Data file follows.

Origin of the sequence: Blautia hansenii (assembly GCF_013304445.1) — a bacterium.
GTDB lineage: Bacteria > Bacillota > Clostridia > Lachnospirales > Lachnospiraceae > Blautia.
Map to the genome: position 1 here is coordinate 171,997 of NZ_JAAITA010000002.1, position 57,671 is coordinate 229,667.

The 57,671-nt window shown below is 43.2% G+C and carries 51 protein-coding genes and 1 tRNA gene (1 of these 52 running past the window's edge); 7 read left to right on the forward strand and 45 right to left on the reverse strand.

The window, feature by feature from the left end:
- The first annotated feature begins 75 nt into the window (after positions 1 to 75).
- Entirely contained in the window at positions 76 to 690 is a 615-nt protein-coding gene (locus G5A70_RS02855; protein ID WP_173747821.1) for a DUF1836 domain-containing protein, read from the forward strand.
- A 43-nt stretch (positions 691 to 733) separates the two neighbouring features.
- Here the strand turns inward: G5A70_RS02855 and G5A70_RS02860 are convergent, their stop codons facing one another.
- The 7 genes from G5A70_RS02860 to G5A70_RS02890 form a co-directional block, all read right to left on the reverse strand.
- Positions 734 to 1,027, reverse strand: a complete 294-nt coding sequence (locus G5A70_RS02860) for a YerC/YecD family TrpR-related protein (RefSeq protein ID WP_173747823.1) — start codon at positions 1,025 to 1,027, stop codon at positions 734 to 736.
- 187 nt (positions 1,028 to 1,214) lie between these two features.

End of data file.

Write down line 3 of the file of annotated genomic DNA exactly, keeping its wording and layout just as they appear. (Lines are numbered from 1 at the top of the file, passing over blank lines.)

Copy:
Map to the genome: position 1 here is coordinate 171,997 of NZ_JAAITA010000002.1, position 57,671 is coordinate 229,667.